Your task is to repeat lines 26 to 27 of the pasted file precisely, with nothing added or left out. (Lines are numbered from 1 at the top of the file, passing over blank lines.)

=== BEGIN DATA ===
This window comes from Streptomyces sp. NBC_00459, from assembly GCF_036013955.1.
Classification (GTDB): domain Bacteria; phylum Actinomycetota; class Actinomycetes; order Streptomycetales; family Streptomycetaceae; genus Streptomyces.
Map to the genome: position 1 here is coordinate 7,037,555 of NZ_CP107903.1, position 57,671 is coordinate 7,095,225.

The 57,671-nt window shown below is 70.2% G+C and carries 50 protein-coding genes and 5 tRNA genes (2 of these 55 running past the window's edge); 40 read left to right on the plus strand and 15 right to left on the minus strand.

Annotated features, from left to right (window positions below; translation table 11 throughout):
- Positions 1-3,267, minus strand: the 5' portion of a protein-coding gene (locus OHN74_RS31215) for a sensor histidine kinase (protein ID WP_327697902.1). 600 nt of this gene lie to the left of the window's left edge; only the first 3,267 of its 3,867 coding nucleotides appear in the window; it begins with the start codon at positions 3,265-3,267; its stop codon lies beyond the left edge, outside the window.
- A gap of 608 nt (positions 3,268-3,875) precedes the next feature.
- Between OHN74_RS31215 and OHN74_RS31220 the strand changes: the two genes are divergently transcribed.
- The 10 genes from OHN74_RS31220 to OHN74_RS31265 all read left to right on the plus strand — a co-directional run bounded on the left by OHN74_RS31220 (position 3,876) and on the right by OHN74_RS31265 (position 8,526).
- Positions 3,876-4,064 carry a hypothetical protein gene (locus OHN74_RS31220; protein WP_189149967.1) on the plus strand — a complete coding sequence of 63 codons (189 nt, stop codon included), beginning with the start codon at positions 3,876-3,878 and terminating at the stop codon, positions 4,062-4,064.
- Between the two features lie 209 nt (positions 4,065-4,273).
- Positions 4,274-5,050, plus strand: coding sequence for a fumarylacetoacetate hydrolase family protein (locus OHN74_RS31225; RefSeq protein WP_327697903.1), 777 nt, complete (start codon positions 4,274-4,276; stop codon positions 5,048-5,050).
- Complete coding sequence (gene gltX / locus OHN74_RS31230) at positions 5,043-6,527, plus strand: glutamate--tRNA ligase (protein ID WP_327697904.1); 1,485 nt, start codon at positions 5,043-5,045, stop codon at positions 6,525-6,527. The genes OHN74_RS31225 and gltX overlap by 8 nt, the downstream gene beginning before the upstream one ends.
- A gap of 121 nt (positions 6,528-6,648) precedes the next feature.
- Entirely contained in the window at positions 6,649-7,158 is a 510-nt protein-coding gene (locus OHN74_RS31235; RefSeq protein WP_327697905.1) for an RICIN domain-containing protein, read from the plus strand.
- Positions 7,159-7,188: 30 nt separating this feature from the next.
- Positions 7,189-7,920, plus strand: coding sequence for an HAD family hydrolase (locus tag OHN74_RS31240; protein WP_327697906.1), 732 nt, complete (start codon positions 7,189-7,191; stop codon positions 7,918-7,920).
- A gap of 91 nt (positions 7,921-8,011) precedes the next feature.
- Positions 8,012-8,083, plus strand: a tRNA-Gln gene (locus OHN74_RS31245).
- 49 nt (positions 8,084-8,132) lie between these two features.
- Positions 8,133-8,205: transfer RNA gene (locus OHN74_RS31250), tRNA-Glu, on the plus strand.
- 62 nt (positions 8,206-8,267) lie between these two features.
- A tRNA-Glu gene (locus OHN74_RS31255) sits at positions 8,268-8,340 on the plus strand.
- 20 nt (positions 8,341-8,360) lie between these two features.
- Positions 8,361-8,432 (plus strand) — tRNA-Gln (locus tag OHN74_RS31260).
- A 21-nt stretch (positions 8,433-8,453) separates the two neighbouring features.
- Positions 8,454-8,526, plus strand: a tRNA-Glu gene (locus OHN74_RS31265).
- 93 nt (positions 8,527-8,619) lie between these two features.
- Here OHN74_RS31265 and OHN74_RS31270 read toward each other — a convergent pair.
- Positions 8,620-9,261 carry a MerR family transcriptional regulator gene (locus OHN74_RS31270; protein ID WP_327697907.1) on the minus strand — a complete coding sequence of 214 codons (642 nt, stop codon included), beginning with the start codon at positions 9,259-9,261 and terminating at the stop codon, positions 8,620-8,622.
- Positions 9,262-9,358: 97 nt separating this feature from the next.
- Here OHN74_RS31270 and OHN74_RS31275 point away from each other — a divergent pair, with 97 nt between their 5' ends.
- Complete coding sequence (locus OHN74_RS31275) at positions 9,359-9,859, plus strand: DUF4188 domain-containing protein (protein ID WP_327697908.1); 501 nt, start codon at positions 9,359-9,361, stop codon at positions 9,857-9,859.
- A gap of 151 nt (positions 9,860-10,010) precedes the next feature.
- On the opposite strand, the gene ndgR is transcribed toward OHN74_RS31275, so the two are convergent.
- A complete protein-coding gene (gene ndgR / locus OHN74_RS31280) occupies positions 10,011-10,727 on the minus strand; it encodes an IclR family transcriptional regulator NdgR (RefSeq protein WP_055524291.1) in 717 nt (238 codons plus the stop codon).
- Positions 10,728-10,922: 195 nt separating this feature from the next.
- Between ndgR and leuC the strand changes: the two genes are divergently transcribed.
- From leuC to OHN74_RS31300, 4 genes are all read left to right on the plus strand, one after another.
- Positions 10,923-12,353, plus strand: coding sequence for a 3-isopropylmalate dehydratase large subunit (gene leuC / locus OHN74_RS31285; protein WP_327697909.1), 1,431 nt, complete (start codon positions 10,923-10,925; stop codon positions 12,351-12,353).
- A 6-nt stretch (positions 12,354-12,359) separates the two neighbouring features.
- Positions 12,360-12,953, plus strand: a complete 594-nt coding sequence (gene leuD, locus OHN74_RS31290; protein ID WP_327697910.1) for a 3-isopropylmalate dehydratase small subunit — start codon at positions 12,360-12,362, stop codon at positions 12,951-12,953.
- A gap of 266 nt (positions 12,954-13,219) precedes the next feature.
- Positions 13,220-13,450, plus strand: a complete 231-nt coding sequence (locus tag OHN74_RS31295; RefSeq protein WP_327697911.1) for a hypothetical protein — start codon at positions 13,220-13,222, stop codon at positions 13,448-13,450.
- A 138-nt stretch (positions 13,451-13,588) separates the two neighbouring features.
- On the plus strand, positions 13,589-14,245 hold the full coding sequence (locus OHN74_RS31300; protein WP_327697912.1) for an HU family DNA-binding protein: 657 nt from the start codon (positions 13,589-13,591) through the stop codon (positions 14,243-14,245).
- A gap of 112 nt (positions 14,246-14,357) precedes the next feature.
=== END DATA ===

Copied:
- A 21-nt stretch (positions 8,433-8,453) separates the two neighbouring features.
- Positions 8,454-8,526, plus strand: a tRNA-Glu gene (locus OHN74_RS31265).